Read presenter biographies.

What you see and What you do
Featured Workshop Presentation: Will Baber

The workshop is based on current research in the field of negotiation. Workshop participants will investigate negotiation behaviours and thinking through a survey as well as small group work on short cases and examples. The behaviours and thinking represent cognitive schemata about negotiation that the workshop leader has investigated in the context of various industries and cultures. To be considered in the workshop are the behaviours observed in the real world, the preferred behaviours, and the thinking of participants.

The workshop will introduce and review some general aspects of negotiating in professional contexts in order to bring the audience to the same approximate page: negotiating in and among organisations in the context of professional work. Workshop participants will complete a survey online and the aggregated responses will be discussed. The short cases will be the subject of small group efforts to analyse and make decisions about possible next actions. Finally, a general discussion will ensue about what makes good negotiators good and the pros and cons of certain behaviours.

Read presenter biographies.

IAFOR Documentary Photography Award 2017 | Award Winners Screening

The IAFOR Documentary Photography Award was launched by The International Academic Forum (IAFOR) in 2015 as an international photography award that seeks to promote and assist in the professional development of emerging documentary photographers and photojournalists. The award has benefitted since the outset from the expertise of an outstanding panel of internationally renowned photographers, including Dr Paul Lowe as the Founding Judge, and Ed Kashi, Monica Allende, Simon Roberts, Jocelyn Bain Hogg, Simon Norfolk and Emma Bowkett as Guest Judges. Now in its third year, the award has already been widely recognised by those in the industry and has been supported by World Press Photo, Metro Imaging, MediaStorm, Think Tank Photo, University of the Arts London, RMIT University, British Journal of Photography, The Centre for Documentary Practice, and the Medill School of Journalism.

As an organisation, IAFOR’s mission is to promote international exchange, facilitate intercultural awareness, encourage interdisciplinary discussion, and generate and share new knowledge. In keeping with this mission, in appreciation of the great value of photography as a medium that can be shared across borders of language, culture and nation, and to influence and inform our academic work and programmes, the IAFOR Documentary Photography Award was launched as a competition that would help underline the importance of the organisation’s aims, and would promote and recognise best practice and excellence.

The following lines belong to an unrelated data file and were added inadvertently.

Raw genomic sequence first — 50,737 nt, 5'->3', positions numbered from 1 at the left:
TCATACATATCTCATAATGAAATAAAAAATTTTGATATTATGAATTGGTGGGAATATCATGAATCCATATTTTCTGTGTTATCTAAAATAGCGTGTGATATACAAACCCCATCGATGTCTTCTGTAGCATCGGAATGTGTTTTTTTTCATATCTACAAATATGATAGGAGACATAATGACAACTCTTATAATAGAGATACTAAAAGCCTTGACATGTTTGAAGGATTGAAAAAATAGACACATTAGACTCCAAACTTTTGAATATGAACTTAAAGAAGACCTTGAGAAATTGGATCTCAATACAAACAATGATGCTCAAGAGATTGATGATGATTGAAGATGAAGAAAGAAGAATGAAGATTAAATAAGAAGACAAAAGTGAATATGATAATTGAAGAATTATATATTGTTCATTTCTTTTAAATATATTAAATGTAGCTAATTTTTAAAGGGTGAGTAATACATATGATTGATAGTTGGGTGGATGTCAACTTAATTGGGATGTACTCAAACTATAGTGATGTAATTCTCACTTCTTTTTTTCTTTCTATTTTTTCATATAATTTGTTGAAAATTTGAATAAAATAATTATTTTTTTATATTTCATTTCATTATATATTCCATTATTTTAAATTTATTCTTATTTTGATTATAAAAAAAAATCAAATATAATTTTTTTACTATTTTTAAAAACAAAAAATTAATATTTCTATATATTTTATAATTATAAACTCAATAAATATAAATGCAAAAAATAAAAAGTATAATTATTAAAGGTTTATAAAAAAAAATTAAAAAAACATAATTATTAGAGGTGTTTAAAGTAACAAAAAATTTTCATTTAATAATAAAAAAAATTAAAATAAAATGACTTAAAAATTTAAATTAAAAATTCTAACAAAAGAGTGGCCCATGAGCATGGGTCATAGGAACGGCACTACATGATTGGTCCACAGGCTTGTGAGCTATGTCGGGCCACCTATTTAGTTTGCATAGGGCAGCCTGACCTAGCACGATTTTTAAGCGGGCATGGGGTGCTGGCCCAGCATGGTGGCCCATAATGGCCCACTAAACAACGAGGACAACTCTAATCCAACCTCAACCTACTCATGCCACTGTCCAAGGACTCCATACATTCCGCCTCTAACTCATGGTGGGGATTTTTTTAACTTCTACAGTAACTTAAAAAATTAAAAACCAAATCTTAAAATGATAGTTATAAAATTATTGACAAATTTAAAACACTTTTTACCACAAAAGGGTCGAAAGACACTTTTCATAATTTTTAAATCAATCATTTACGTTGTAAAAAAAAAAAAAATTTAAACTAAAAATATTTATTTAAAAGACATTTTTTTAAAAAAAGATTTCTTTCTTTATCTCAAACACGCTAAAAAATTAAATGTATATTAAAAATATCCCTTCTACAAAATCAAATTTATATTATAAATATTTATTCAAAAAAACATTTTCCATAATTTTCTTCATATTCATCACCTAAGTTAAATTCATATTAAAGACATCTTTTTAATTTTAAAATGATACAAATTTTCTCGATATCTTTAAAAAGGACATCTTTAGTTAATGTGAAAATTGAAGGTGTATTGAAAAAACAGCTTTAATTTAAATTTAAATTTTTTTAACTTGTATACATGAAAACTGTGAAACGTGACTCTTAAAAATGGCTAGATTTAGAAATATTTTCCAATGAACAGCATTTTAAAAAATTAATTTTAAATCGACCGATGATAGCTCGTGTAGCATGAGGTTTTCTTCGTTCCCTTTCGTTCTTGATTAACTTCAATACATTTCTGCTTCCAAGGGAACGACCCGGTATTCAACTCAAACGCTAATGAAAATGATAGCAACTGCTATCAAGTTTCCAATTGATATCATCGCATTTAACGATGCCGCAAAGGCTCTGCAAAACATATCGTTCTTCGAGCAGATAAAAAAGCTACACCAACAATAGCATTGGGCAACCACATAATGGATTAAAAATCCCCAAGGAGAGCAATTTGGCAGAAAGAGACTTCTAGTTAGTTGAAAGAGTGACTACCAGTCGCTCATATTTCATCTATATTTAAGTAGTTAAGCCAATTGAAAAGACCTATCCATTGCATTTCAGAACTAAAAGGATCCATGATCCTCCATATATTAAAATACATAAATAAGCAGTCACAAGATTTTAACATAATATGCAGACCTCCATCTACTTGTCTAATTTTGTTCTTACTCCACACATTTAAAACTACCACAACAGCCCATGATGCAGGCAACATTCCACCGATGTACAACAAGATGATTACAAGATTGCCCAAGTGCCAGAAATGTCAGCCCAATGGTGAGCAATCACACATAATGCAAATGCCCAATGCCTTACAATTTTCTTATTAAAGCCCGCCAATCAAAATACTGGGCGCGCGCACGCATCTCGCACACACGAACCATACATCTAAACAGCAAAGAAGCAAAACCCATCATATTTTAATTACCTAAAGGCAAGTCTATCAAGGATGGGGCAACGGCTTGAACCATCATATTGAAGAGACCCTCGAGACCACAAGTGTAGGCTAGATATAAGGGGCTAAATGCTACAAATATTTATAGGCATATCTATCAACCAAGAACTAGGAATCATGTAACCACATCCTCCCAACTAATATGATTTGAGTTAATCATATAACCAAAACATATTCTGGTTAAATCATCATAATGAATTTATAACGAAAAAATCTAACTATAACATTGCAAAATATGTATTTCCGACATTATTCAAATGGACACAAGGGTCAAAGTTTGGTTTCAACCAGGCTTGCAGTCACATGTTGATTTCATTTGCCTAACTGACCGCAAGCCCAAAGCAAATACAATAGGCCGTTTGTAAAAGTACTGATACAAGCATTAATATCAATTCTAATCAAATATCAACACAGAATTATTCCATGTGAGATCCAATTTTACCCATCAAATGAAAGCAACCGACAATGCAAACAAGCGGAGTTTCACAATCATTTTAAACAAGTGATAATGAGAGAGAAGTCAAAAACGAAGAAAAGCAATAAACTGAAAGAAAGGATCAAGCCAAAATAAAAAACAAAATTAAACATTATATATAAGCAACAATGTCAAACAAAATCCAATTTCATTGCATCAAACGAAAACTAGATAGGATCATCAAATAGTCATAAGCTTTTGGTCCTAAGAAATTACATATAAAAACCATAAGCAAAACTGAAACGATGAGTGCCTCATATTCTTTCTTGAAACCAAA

Winners of the IAFOR Documentary Photography Award 2017 were announced at The European Conference on Media, Communication & Film 2017 (EuroMedia2017) in Brighton, UK. The award follows the theme of the EuroMedia conference, with 2017’s theme being “History, Story, Narrative”. In support of up-and-coming talent, the IAFOR Documentary Photography Award is free to enter.

Access to the Award Winners Screening is included in the conference registration fee. For more information about the award, click here.

Image | From the project Single Mothers of Afghanistan by IAFOR Documentary Photography Award 2017 Grand Prize Winner, Kiana Hayeri.

IAFOR Silk Road Initiative Information Session

As an organization, IAFOR’s mission is to promote international exchange, facilitate intercultural awareness, encourage interdisciplinary discussion, and generate and share new knowledge. In 2018, we are excited to launch a major new and ambitious international, intercultural and interdisciplinary research initiative which uses the silk road trade routes as a lens through which to study some of the world’s largest historical and contemporary geopolitical trends, shifts and exchanges.

IAFOR is headquartered in Japan, and the 2018 inauguration of this project aligns with the 150th Anniversary of the Meiji Restoration of 1868, when Japan opened its doors to the trade and ideas that would precipitate its rapid modernisation and its emergence as a global power. At a time when global trends can seem unpredictable, and futures fearful, the IAFOR Silk Road Initiative gives the opportunity to revisit the question of the impact of international relations from a long-term perspective.